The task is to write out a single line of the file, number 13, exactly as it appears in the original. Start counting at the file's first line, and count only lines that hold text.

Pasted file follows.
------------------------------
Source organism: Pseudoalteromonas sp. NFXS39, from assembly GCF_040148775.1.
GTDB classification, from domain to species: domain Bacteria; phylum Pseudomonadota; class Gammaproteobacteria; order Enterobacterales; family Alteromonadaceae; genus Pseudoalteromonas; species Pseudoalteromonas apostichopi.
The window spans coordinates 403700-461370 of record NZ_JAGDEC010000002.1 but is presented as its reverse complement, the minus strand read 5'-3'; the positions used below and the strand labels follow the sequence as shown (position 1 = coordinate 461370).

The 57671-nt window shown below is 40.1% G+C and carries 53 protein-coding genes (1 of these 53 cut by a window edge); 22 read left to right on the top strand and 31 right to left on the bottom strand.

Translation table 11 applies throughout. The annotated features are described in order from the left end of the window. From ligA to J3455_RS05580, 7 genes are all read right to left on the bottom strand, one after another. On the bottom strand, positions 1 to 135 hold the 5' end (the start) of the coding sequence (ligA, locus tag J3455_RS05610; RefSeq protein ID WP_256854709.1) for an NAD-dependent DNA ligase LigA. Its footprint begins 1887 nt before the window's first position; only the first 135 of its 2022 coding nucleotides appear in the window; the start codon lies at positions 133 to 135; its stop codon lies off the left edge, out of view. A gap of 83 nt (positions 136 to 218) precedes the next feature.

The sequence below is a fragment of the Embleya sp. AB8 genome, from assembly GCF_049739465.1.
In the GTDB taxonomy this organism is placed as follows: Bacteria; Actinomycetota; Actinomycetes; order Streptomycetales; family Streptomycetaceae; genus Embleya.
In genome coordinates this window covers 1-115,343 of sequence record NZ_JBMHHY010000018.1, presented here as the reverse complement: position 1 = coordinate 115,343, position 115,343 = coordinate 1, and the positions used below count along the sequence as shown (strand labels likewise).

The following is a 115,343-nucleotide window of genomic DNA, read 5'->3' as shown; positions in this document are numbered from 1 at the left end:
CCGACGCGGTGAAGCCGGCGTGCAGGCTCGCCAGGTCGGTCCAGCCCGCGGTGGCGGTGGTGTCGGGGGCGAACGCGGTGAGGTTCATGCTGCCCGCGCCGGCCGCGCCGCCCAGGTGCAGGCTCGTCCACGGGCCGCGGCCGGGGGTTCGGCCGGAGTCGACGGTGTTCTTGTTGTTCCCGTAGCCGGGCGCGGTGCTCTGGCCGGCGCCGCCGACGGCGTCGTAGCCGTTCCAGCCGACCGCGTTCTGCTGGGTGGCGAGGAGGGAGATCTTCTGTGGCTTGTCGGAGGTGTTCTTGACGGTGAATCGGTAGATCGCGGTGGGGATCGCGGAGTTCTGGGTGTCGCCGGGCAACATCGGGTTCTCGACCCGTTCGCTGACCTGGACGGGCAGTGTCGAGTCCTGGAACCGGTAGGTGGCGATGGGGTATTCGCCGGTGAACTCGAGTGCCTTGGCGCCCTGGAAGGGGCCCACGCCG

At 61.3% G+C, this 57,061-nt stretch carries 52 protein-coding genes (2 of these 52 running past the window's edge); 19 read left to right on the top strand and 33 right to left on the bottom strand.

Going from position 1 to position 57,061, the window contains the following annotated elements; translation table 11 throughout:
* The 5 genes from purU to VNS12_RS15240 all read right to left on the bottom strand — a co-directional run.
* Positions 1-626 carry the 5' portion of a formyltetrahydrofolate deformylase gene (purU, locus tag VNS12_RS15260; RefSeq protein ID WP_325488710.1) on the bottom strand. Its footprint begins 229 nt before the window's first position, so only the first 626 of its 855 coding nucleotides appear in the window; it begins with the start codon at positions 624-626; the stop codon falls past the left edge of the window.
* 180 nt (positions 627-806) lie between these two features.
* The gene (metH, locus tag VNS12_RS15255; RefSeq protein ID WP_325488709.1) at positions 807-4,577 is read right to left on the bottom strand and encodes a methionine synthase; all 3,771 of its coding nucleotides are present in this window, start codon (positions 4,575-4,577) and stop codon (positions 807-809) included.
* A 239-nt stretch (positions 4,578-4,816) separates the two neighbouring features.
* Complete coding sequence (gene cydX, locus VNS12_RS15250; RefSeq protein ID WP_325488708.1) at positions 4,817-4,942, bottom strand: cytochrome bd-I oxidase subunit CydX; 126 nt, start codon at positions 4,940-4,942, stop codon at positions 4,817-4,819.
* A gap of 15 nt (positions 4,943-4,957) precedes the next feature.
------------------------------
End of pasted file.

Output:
* The 5 genes from purU to VNS12_RS15240 all read right to left on the bottom strand — a co-directional run.